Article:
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Fine Books Review

Going Postal

The extraordinary story of an eccentric collector By Ellen F. Brown Nicholas A. BasbanesEllen F. Brown is a freelance writer who specializes in stories about antiquarian books and the fine arts. Her forthcoming book is called Margaret Mitchell’s Gone With the Wind: A Bestseller’s Odyssey from Atlanta to Hollywood.

The Englishman Who Posted Himself and Other Curious Objects by John Tingey

The Englishman Who Posted Himself and Other Curious Objects

John Tingey
Princeton Architectural Press
175 pages
hardcover
$24.95

Conducting interviews for the “How I Got Started” column in Fine Books & Collections is a great job. I never tire of hearing about people bit by the collecting bug and the creative ways they pursue their passions.

Imagine my delight then in discovering The Englishman Who Posted Himself and Other Curious Objects, a gem of a book about W. Reginald “Reg” Bray, a British philatelist and autograph collector who also amassed a remarkable collection of postal curiosa in the late nineteenth and early twentieth centuries. The book is actually a tale of two collections: how Bray created his assemblage of oddities and then the modern-day attempts of the book’s author, John Tingey, to acquire Bray-related items, many of which found their way to market after the death of Bray’s wife.

The book is akin to one long “How I Got Started” profile. In 1898, at the age of twenty, Bray obtained a copy of the Post Office Guide, a government publication that described in punctilious detail the services, fees, and regulations of the British post office. He thoroughly studied the manual, fascinated by its guiding principle that mail carriers were required to deliver all mail, including even live animals, so long as it was clearly and legibly addressed. In Tingey’s words, “Bray viewed these rules as challenges, opportunities to determine how far the post office would go to comply with its own regulations.”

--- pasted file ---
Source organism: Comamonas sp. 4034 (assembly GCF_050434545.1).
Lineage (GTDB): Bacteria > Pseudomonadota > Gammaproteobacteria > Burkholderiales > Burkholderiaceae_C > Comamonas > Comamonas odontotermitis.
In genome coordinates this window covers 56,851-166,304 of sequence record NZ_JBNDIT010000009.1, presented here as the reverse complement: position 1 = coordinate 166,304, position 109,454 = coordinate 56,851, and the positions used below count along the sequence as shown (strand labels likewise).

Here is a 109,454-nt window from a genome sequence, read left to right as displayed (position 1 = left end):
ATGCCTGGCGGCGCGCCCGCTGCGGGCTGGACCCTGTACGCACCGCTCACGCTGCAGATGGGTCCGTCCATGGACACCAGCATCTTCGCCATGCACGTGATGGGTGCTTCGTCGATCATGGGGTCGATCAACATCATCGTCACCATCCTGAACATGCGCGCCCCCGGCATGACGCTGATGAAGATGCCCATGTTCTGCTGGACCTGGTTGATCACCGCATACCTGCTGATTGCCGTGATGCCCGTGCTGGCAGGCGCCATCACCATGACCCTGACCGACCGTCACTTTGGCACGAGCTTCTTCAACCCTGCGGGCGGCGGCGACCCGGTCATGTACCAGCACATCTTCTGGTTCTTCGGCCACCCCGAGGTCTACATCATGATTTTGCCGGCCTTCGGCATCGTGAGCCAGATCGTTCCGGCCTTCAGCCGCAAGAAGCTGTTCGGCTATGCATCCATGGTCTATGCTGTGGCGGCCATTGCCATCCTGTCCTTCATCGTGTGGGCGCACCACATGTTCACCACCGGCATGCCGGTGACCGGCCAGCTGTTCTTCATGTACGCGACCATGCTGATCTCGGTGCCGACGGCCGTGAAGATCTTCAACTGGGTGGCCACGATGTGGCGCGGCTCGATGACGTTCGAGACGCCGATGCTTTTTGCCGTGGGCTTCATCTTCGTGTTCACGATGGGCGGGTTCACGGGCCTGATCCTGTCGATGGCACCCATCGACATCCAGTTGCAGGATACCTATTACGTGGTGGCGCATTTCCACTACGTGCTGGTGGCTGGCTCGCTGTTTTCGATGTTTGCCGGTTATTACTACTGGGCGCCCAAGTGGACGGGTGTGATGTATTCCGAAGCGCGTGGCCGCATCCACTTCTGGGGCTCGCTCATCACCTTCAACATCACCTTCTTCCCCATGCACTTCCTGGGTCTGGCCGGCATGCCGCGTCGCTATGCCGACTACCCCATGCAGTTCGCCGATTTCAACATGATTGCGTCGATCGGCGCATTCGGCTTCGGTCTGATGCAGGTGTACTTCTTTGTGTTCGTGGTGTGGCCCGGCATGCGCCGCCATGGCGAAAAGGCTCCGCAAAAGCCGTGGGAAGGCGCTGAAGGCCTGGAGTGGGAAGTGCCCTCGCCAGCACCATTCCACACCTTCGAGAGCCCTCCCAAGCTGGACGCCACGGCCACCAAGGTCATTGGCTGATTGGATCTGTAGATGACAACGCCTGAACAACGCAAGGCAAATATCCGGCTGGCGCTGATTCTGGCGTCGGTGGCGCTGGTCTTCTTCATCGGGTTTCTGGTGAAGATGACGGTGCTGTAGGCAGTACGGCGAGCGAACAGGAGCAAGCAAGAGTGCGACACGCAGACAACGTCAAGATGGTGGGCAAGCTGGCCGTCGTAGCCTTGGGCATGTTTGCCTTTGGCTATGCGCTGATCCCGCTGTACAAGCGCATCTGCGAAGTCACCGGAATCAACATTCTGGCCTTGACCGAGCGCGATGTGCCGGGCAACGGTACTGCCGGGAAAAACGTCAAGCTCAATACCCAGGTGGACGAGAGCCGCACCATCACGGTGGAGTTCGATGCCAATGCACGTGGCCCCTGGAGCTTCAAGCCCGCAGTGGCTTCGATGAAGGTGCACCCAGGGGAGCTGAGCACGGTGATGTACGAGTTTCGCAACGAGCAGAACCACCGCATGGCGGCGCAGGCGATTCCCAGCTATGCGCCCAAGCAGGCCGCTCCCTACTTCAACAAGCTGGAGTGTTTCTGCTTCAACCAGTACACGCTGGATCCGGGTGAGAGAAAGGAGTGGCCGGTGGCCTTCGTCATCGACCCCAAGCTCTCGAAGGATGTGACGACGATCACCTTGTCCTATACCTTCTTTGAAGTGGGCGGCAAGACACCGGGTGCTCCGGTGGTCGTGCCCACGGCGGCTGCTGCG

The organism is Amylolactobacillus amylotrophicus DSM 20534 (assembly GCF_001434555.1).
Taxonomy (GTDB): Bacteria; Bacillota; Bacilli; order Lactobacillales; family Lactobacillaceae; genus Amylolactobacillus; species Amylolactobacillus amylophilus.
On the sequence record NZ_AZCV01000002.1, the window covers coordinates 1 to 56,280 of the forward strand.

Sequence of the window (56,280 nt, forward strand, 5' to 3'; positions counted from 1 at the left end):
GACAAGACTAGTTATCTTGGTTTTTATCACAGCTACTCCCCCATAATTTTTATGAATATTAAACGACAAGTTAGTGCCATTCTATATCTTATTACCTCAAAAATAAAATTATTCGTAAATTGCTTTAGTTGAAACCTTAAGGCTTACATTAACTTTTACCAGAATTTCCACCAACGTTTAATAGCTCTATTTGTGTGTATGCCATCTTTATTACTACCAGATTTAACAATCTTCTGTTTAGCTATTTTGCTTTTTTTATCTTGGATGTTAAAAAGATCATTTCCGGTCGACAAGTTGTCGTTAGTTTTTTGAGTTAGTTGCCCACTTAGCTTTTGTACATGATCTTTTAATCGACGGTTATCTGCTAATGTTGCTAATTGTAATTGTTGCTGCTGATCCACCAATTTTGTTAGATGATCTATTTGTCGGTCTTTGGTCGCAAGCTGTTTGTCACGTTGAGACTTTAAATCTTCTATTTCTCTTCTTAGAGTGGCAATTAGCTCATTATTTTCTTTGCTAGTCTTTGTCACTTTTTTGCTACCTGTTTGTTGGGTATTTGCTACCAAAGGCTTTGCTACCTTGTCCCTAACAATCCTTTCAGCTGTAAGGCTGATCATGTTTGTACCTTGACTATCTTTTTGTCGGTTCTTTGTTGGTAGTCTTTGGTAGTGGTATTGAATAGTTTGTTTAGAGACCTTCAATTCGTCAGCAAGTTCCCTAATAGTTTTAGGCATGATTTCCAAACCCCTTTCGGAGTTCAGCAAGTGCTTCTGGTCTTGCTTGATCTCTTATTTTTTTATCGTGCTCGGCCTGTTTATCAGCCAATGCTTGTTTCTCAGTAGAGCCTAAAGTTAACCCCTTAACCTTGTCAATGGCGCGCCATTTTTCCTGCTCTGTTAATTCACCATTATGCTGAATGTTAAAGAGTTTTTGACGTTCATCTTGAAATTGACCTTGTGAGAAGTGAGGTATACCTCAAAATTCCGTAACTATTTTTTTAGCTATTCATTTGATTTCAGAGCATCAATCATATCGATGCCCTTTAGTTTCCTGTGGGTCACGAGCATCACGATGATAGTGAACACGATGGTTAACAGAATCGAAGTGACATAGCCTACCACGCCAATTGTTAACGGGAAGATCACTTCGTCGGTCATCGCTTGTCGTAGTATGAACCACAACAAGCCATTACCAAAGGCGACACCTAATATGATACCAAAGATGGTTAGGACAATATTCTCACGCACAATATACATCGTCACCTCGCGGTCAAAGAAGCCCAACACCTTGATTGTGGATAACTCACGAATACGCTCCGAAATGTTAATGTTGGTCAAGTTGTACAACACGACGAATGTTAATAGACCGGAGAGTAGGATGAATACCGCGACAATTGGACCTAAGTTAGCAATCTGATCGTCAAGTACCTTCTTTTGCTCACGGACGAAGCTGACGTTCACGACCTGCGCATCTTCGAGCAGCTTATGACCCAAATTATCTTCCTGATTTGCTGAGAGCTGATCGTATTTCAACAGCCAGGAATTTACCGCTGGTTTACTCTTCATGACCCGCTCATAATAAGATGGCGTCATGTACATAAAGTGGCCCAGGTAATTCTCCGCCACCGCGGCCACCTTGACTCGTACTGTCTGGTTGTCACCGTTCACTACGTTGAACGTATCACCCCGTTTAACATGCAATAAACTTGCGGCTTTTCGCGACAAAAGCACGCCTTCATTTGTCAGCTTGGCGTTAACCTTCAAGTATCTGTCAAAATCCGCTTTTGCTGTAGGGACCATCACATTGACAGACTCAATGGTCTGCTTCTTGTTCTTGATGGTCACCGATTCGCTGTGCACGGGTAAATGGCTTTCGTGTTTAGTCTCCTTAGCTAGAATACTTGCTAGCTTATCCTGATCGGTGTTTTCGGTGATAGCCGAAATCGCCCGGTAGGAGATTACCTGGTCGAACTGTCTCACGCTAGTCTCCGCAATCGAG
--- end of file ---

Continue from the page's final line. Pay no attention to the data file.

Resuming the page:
Bray spent the next ten years mailing thousands of unwrapped oddball objects to see how the postal service would react. He shipped a slipper, a clothes brush, a pipe, and even a rabbit’s skull, in each case using ingenious ways to address the items. He attached a luggage label to an onion. He carved an address into a turnip. In other instances the fun was in the stationary he used. Shirt collars and cuffs were cut into postcards. Bray’s mother crocheted envelopes with the recipient’s name integrated into the pattern. Tingey takes particular pleasure in Bray’s outlandish experiments with addressing his correspondence. Many a postman must have puzzled over locations described in verse or written backwards. “How the sorters must have invoked the gods on my head when they caught site of my innocent postcards,” Bray once wrote. The prankster’s pièce de résistance was his successful invocation of the “living letters” regulation to mail a dog and even himself.

The disposition of Bray’s collection and how Tingey discovered it add further interest to an already fascinating account. Equally engaging as the narrative are the illustrations. The Englishman is an attractive volume, overflowing with photographs of Bray-iana and the man himself up to assorted hijinks. My favorite is an image of him being delivered to his father’s house. I’ve studied it numerous times trying to decipher the inscrutable faces of the earnest looking mailman and the senior Bray while Reg stands by with the barest hint of a mischievous twinkle in his eye.

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Nicholas A. BasbanesEllen F. Brown is a freelance writer who specializes in stories about antiquarian books and the fine arts. Her forthcoming book is called Margaret Mitchell’s Gone With the Wind: A Bestseller’s Odyssey from Atlanta to Hollywood.